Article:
The comprehensive nature of the Good Cause Eviction Law fortifies the rights of tenants, ensuring an element of stability and fairness within New York’s rental landscape. These protections help create a more balanced and just housing environment, where tenants are empowered to defend their rights against unreasonable rent hikes and retaliatory eviction attempts.

Impact of Good Cause Eviction Laws in New York

The introduction of Good Cause Eviction laws has triggered notable changes in the housing market by redefining landlord obligations and ensuring extensive benefits for tenants. Enacted on April 20, 2024, this legislation has limited evictions, mandated lease renewals, and capped rent increases for most market-rate apartments in New York City1. Additionally, approximately 1.6 million renter households in New York State have gained new protections4. This reform in housing market regulation strives to prevent unjust eviction practices and foster a fairer rental environment.

Changes to Landlord Obligations

Landlords now face stricter requirements under the Good Cause Eviction laws. They must justify any rent increases exceeding 3% or 1.5 times the Consumer Price Index (CPI), whichever is higher, to avoid de facto eviction notices4. Furthermore, the law caps rent hikes that exceed the inflation index or 10%, the lesser of the two thresholds1. These measures aim to disincentivize arbitrary rent increases, ensuring landlords adhere to fair practices that align with housing market regulation standards.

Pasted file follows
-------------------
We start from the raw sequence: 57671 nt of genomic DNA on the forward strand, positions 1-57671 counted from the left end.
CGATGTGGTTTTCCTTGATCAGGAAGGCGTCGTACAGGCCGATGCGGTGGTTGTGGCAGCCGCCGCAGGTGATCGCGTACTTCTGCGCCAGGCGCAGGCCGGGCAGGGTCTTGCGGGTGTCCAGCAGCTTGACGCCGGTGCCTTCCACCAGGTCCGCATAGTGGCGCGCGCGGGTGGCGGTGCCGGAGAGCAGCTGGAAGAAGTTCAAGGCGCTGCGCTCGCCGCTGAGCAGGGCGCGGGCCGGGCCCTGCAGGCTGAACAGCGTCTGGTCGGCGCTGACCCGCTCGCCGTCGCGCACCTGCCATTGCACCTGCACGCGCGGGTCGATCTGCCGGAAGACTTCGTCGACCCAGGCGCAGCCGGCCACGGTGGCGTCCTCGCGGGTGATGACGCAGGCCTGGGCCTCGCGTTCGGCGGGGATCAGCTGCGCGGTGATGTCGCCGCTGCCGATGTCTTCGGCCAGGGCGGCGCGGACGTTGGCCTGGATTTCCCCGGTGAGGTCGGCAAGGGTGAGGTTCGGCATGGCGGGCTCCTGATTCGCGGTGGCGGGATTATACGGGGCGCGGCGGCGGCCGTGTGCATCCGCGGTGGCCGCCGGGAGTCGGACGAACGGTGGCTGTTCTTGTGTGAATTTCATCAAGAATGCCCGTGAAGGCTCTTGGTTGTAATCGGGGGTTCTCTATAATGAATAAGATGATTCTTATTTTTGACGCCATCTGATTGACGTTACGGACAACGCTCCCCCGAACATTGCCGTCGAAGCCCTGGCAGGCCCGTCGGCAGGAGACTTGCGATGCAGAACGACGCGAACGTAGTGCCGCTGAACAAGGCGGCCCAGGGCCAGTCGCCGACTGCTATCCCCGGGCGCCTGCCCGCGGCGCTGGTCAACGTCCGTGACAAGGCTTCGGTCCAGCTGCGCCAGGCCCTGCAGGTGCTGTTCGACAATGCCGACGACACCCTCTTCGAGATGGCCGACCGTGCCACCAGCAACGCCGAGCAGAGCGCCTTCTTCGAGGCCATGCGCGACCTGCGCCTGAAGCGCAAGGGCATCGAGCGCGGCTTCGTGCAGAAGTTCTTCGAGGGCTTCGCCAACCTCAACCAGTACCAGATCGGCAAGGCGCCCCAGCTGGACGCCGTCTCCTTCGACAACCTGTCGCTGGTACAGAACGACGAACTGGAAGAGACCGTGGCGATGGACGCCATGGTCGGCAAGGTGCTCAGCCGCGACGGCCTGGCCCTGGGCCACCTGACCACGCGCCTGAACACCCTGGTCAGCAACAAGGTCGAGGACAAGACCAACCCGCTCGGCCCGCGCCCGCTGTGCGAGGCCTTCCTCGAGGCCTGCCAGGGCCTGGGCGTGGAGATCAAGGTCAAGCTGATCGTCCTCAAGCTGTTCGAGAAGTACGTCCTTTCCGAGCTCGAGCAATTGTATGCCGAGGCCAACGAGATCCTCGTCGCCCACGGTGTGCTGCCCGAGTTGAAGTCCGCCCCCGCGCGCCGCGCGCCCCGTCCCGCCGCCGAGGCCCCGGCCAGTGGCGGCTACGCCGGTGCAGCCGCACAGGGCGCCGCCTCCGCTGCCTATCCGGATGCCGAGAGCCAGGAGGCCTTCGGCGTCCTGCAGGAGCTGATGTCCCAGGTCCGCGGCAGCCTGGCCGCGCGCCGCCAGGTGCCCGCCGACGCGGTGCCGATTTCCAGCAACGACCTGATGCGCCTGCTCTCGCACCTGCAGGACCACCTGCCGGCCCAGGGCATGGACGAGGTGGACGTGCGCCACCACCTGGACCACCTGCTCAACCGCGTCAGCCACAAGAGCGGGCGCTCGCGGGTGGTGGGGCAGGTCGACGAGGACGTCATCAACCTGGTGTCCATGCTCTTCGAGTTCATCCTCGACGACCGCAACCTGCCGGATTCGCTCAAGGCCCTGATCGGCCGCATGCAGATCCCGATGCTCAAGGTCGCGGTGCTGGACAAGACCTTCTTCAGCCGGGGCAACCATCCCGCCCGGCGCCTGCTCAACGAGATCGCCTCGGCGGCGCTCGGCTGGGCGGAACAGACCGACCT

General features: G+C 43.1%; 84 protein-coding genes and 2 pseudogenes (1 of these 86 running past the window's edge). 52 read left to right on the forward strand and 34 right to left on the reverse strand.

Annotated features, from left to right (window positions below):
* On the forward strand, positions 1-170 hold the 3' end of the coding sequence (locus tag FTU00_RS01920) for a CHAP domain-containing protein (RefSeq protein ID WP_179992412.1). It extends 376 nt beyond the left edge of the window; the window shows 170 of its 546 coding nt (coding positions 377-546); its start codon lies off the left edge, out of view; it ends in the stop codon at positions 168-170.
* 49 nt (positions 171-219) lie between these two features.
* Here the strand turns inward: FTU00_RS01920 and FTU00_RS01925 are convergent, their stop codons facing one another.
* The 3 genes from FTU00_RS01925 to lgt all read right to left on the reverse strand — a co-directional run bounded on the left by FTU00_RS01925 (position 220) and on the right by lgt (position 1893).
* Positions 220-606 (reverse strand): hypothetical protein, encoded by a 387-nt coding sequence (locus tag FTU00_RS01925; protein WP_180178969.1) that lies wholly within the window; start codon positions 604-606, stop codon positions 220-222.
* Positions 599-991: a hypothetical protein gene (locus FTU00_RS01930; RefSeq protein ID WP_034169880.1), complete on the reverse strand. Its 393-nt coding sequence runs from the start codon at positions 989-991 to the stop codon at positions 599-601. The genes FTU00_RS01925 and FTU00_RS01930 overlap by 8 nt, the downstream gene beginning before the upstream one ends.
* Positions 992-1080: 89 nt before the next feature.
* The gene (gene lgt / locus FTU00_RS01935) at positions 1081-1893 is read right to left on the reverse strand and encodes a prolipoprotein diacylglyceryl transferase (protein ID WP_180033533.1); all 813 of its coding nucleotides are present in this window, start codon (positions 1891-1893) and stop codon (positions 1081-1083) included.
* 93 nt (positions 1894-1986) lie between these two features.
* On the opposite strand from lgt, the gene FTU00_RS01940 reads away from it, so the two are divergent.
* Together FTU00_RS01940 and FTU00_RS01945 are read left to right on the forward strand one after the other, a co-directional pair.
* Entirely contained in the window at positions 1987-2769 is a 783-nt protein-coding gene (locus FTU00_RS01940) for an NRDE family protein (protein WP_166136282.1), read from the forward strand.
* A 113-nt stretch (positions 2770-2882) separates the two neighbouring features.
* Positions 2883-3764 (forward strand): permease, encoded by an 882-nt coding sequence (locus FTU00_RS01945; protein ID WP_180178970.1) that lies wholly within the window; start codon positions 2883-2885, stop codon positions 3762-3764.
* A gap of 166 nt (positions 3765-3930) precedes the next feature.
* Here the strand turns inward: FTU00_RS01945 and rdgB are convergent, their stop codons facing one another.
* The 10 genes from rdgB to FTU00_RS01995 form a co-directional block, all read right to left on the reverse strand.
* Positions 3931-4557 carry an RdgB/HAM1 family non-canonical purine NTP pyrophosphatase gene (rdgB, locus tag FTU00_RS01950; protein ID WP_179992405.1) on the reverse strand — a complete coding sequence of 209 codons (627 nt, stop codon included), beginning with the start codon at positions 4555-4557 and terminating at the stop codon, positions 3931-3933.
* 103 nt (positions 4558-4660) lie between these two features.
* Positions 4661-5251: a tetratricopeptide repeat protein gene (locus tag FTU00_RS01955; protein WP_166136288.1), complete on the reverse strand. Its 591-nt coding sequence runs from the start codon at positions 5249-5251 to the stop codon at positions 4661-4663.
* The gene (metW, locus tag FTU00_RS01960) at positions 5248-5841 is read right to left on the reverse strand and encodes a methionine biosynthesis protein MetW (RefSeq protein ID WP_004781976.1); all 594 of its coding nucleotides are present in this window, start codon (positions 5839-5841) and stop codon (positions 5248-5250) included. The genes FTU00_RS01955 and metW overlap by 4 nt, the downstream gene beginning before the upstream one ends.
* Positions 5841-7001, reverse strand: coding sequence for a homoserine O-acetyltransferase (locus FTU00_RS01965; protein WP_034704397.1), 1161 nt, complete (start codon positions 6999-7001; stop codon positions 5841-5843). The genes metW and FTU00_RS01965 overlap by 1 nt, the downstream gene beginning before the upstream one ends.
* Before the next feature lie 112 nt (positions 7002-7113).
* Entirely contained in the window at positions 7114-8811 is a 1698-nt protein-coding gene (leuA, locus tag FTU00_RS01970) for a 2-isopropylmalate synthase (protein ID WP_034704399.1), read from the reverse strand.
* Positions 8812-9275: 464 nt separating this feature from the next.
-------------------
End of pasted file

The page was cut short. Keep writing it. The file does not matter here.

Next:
Benefits for Tenants

For tenants, the Good Cause Eviction laws introduce substantial benefits by stabilizing rental terms and protecting against unfair practices. Renters in smaller buildings, post-1974 constructions, and deregulated units in New York City—totalling approximately 784,000 households—are now covered by these protections4. The legislation also addresses vulnerabilities in the market exacerbated by the COVID-19 pandemic, acknowledging the intensified need for eviction laws to secure tenants’ housing stability during times of crisis4. Moreover, key benefits of good cause eviction include increased housing security and prevention of discriminatory eviction actions.

Overall, the Good Cause Eviction laws signify a significant shift towards more equitable housing market regulations, promoting tenant rights and stability across New York. These progressive changes in the impact of eviction laws have the potential to set a precedent for broader tenant protection frameworks and reinforce the benefits of good cause eviction for renters and the community at large.

Opt-in Provisions for Jurisdictions